Tens of thousands of Libyans celebrate what the rebels claim to be the first uprising in Tripoli against the Gadhafi's regime on Sunday at freedom square in Benghazi, Libya.
Credit Gianluigi Guercia / AFP/Getty Images
Heavy two-way gunfire and mortar rounds have been heard in Tripoli, as rebels inch closer to the Libyan capital from the western mountains.
In the west, rebels control the road leading to the border with Tunisia. To the east, they control Misrata and Zlitan. Since taking the city of Gheryan, rebel forces have cut off the road from the south.
"Tripoli is essentially being strangled," says NPR's Lourdes Garcia-Navarro.
Viral Acharya is an economics professor at New York University.
Credit New York University Stern School of Business
Say you own a house in Gainesville, Fla., or St. Paul, Minn. It cost you $172,000 — that's the median sales price of a single family home in the United States. You put 20 percent down when you bought the house, and you're able to make your monthly payments — but just barely. This property is your little slice of the American dream.
Now what if someone tells you the plan is to raise your interest rate, cut your house value and eliminate the tax deduction you get for mortgage interest?
President John F. Kennedy is one of many figures Nassir Ghaemi cites in his argument for a link between leadership and madness.
Credit National Archives / Getty Images
If you think about the challenges facing the men and women running for president, you might think about travel, long hours, endless public scrutiny and complete erosion of privacy. The reward that waits after victory is more pressure: a huge weight of responsibility. It's hard not to wonder who would actually want that job.
Rebel forces in Libya captured the key tactical city of Zawiyah on Saturday and fighting has reportedly broken out in the capital city of Tripoli. Host Laura Sullivan speaks with NPR's Lourdes Garcia-Navarro from Zawiyah as the rebels close in on Col. Moammar Gadhafi.
The "West Memphis Three" — the men convicted of killing three young boys in West Memphis, Ark. — were freed Friday. Guest host Laura Sullivan talks with James Fallows of The Atlantic about how the odd legal maneuver that led to their freedom and about the week's other big stories.
A couple weeks ago, Katie Eastman was asleep at her boyfriend's place in Chicago. She had the night off from her job as a reporter at WOI-ABC 5 in Des Moines, Iowa. She'd been on the job about two months, after graduating from college in the spring.
"I woke up to a barrage of voicemails, text messages, tweets" she says. One message, from a friend across the country, said only, "Katie. I just saw everything. I hope you're all right. Call me."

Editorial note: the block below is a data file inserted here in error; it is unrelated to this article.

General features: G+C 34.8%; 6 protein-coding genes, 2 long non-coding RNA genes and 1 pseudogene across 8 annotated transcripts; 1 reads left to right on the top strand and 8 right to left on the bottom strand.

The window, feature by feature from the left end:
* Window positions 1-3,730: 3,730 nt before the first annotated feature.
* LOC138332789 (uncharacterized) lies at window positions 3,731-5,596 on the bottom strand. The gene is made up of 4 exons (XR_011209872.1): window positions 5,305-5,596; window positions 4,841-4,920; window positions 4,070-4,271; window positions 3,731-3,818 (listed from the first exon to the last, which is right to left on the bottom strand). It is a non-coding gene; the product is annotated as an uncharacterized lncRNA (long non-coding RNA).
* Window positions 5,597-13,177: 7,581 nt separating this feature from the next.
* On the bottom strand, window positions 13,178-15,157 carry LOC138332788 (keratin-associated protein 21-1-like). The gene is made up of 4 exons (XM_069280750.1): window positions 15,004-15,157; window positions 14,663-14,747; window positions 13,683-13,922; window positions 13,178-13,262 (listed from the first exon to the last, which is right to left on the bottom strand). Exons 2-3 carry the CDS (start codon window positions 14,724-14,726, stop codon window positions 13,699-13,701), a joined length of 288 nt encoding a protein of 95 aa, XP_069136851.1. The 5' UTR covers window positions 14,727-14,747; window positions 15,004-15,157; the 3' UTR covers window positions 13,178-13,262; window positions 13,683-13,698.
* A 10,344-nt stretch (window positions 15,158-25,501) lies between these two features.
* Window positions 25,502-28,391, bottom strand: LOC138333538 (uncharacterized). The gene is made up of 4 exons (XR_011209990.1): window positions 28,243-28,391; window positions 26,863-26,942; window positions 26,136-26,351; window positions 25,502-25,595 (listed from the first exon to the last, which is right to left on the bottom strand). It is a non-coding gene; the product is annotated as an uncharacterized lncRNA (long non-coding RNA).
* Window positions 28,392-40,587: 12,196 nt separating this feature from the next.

As she was sleeping, Eastman had just broken into the national spotlight.
Grey Reverend's debut full-length is called <em>Of The Days</em>.
Credit Courtesy of the artist
Larry "L.D." Brown, an acoustic songwriter who performs as Grey Reverend, suffers from one of the worst ailments a guitarist can have. Some years ago, he discovered he had focal dystonia, a neurological condition that causes muscles to constrict involuntarily, and which eventually caused Brown to lose the use of his left ring and pinky fingers.
Rebels in Libya are tightening their grip on territory they've seized from forces loyal to Moammar Gadhafi. They are fighting battles in coastal cities around the capital of Tripoli, capturing the main square in the strategic western city of Zawiya after more than a week of heavy fighting.
NPR has not independently confirmed wire reports that the rebels control Zawiya, but a victory in that city would be an important boost for the rebels as they try to tighten the noose on Gadhafi's stronghold in Tripoli, just 30 miles to the east.
American international aid expert Warren Weinstein was kidnapped in Pakistan last week. The law minister of the Punjab says he believes it's the work of local militants. Senior police investigators don't go that far, saying they are cautiously optimistic that Weinstein will be safely recovered. NPR's Julie McCarthy visited the scene of the abduction in Lahore and has this report.
In the NFL, one suspended bad boy is ready to make his debut. Also, the University of Miami is under investigation for what might be the biggest rules violation in NCAA history. There was bad behavior overseas, too: Georgetown's basketball team got roughed up in a "good will" game against a Chinese team. Guest host Jacki Lyden talks with NPR's Tom Goldman about a tough week in sports.